This book was suggested to me by the publisher and, as such, I didn’t pay much attention to the back cover introduction – an error on my part! Upon reading it, I realised the book isn’t designed to be an in-depth study of how a garden comes together and how to place it in history but rather a handy guide to take on garden travels. It draws attention to each part a garden may have and explains why it’s there or what the gardener is trying to achieve stylistically. For me, it is a little too superficial with too few photos of the gardens and without conclusions, I’m not quite to do with my head full of threads untied. It’s a three out of five for me, but I can see how others may enjoy its light, conversational tone.

A few of the pages:

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From the back cover:

Garden visiting has never been so popular but how many of us really understand what we are looking at when strolling through a beautiful garden? Are we looking at an original landscaped site or a re-creation? Is the planting matter authentic or made up of modern hybrids? Are the steps and terracing in the Italianate style or are they Arts and Crafts? The truth is that most gardens of any age are like a palimpsest: successive generations have changed and influenced the soft and hard fabric of the place over time. Inevitably many of the gardens we wander through today are an amalgam of changing fashions and circumstance. Garden landscapes can plot the rise and fall of a family’s fortunes, record man’s exploratory spirit through the introduction of foreign plant species, and chart the destruction (and regeneration) caused by natural disasters. How to Read Gardens provides you with all the knowledge you needs to tease out the clues that will tell the complete story of a garden’s past. From the grandest estate to the smallest suburban plot, this book will enliven and inform every future garden visit.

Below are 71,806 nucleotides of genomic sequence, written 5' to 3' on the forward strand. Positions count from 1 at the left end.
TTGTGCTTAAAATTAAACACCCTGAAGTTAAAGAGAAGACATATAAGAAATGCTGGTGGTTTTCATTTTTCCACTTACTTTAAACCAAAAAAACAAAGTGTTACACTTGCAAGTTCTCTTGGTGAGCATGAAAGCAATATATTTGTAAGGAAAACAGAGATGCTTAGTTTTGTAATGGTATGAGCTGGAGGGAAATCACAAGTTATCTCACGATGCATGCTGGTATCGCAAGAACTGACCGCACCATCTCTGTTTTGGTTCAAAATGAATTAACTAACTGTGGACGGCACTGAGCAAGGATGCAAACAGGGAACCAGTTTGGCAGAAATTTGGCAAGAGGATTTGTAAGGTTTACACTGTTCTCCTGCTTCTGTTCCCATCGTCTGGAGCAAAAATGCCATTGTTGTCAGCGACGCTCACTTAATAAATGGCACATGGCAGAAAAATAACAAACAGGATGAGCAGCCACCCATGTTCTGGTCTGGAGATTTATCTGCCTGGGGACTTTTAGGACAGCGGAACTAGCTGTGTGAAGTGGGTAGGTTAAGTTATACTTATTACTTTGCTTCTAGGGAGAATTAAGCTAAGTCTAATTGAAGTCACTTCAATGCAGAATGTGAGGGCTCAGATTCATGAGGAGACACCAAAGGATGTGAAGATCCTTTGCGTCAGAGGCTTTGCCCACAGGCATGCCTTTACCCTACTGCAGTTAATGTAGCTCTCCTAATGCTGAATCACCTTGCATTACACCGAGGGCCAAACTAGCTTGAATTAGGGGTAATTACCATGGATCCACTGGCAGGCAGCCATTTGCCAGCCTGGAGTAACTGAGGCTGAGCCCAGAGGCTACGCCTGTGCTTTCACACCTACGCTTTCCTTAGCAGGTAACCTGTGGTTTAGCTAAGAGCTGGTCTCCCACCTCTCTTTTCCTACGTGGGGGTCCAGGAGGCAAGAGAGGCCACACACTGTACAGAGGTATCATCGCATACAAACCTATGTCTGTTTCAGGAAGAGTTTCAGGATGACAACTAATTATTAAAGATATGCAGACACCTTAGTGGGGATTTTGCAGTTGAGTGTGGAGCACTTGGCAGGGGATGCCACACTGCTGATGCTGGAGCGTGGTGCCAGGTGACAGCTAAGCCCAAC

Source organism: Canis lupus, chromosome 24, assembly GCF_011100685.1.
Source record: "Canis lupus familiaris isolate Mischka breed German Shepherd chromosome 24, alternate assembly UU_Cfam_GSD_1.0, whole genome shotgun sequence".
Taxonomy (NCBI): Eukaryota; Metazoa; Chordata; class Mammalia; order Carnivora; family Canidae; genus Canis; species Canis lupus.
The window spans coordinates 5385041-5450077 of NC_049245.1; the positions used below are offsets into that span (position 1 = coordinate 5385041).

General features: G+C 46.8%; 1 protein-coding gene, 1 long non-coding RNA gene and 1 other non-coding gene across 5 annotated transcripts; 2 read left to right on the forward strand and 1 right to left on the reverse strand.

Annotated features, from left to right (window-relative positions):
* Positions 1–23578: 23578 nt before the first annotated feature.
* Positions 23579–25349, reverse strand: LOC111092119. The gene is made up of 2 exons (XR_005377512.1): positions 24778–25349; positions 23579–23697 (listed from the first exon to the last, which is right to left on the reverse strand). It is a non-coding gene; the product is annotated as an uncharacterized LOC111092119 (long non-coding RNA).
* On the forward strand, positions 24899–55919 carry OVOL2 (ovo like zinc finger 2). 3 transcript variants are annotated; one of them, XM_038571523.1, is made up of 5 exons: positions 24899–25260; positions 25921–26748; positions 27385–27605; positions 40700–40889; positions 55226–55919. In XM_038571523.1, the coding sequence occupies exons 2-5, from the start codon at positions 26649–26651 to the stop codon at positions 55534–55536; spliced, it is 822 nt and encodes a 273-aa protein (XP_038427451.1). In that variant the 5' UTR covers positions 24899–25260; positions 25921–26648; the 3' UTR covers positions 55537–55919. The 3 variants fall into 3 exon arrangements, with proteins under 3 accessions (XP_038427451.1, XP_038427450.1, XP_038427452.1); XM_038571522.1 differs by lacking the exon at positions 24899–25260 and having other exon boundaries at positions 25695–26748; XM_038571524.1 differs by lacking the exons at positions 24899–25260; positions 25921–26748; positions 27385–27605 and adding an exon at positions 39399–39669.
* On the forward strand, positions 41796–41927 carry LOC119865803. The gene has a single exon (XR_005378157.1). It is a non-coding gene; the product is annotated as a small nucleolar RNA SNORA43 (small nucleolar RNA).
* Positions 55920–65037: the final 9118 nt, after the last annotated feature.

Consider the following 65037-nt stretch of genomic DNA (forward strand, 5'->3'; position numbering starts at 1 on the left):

I received a complimentary copy of this book from Quarto Publishing Group – Ivy Press through NetGalley. Opinions expressed in this review are completely my own.

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